The crack of thunder and a quick flash nearby made me jump out of my seat and spill a bit of my coffee. That was a little close for comfort, as I sit here on the porch during a massive thunderstorm. The giant, almost endless rumble of thunder, the flashes of light, the fast-moving clouds of all colors, and the buckets of heavy rain making a fabulous sound as they hit the tin roof — the sidewalks and grass are flooded, but I’m dry and safe here on the porch.

Bowling Balls

As a child I used to put the garage door up and sit in the garage looking out at thunderstorms. Cracking jokes like “God is bowling” when thunder hit … and as a younger adult, I  used to dream about one day having a house with big wide porches and a tin roof so I could sit outside during heavy rains. Today, I’m living the dream. What you think about is often what you get.

Under the Covers

As a kid, I fell in love with listening to radio DJs on my little transistor, with earphones and under the blankets so my parents would not hear me up that late. Later I’d buy K-tel records so I could practice talking over the openings of songs as if I were a DJ. Then, before I knew it, an opportunity was dropped in my lap as a 14-year-old, and I grabbed it.  Once I had that job, I dreamed of being a big time radio DJ on the night shift, when all my friends listened. 

My Big Break

One day I got a call from a guy named Gary Taylor, who worked at a radio trade magazine. I had sent him my tapes and asked him to recommend me if he heard of anything. “Eric, there is a new radio station going on the air in Miami. Are you interested?” An hour later, that station’s program director, Ronnie Grant, called and hired me. And two days later I was in Miami for the launch of Y100 in Miami-Fort Lauderdale, on August 3, 1973. I was surrounded by legends who had been hired for the station.

More Drugs than Walgreens

I was immediately thrown into a world I had never known. For instance, a DJ meeting at the consultant’s exposed me to massive amounts of drugs everywhere. Thankfully, I avoided the peer pressure and did not partake. I was the only one. 

The experience was incredible, and though there were a lot of high people around me, these were some of the top radio personalities in America. I was learning so much. I was having so much fun. And I was learning the realities of that business, where one extra rating point could mean millions in income for the station.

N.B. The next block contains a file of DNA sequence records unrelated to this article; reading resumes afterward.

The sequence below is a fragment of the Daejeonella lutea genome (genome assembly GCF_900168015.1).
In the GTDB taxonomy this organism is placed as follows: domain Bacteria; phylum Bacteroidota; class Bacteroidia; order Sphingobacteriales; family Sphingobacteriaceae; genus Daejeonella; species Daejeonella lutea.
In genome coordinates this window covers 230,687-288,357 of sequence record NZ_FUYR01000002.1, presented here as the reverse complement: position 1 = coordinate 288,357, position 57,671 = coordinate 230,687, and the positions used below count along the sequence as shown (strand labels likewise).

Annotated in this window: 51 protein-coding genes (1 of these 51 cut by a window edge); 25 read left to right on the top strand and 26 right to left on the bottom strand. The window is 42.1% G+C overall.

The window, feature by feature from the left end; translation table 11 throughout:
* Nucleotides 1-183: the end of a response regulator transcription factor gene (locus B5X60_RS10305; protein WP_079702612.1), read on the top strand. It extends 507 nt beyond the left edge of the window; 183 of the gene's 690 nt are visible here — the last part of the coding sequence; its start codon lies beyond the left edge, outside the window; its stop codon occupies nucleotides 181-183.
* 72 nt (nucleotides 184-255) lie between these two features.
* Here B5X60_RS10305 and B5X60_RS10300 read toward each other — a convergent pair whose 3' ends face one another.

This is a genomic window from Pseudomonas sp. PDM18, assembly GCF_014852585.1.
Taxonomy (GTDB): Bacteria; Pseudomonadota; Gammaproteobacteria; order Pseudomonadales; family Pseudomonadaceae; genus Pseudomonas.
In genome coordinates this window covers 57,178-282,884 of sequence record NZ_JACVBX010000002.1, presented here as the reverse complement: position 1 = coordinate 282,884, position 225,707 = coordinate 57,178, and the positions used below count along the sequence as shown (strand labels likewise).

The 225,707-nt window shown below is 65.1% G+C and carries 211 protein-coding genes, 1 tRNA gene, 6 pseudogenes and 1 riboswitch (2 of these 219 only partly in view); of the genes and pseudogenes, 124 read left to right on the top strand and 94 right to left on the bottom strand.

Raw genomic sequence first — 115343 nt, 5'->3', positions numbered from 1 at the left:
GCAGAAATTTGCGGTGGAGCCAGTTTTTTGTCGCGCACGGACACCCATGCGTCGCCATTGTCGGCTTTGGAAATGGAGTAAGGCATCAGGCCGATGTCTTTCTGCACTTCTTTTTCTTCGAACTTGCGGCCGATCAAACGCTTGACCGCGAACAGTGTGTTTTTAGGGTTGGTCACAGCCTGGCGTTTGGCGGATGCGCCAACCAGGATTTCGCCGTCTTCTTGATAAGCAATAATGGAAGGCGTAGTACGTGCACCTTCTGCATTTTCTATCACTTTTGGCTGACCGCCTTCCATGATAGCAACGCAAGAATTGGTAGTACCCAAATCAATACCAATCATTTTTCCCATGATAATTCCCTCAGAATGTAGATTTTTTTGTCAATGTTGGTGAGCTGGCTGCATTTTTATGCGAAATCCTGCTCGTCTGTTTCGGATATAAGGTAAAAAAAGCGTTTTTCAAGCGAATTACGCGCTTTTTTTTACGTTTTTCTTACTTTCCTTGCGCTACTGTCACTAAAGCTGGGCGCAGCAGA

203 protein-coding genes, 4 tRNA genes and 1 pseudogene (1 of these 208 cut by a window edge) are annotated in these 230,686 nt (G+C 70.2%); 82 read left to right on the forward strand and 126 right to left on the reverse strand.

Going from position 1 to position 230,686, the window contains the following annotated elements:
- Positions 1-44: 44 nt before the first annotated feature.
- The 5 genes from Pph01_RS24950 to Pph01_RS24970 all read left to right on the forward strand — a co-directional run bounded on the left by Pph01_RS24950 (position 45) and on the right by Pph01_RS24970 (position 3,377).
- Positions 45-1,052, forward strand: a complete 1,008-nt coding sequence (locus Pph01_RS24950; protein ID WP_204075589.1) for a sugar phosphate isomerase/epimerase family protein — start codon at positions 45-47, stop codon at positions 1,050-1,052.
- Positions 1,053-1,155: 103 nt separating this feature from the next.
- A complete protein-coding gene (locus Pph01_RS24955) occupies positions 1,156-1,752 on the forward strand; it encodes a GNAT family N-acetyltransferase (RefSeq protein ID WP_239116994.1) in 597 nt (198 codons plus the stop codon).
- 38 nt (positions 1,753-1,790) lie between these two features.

Things Start Getting Scary

One night when I was on the air, the power in the building went out and the radio station went off the air in the middle of a ratings week. I did not know what to do, and I couldn’t call anyone because there were no cell phones then and the phones in the station didn’t work without power. Soon the chief engineer, John Bailie, showed up and said, “Go up the back stairwell. I’ll meet you on the roof.” He had rigged a portable generator, pushed to the other end of the roof to avoid noise. Somehow he managed to get enough power for me to play the tunes, speak into my microphone, and send the signal 25 miles to the transmitter.

Breaking and Entering

It turns out that someone had broken into the building and drained the oil out of the transformer, making it explode and killing the power. Because it was a holiday weekend, we were told we could not get a transformer for close to a week. But the station owner, Cecil Heftel, in Hawaii somehow managed to get one flown in by private plane overnight. We were back on the next day.

A Looming Disaster

Two days later when I was on the air, I got a call from a neighbor in the trailer park under our tower. Someone had cut the guy wires to the tower, leaving only one in place. Again, our owner got the best of the best out there to restore the wires (not an easy task) before the massive 1,000-foot tower fell on the homes of hundreds of people living below it.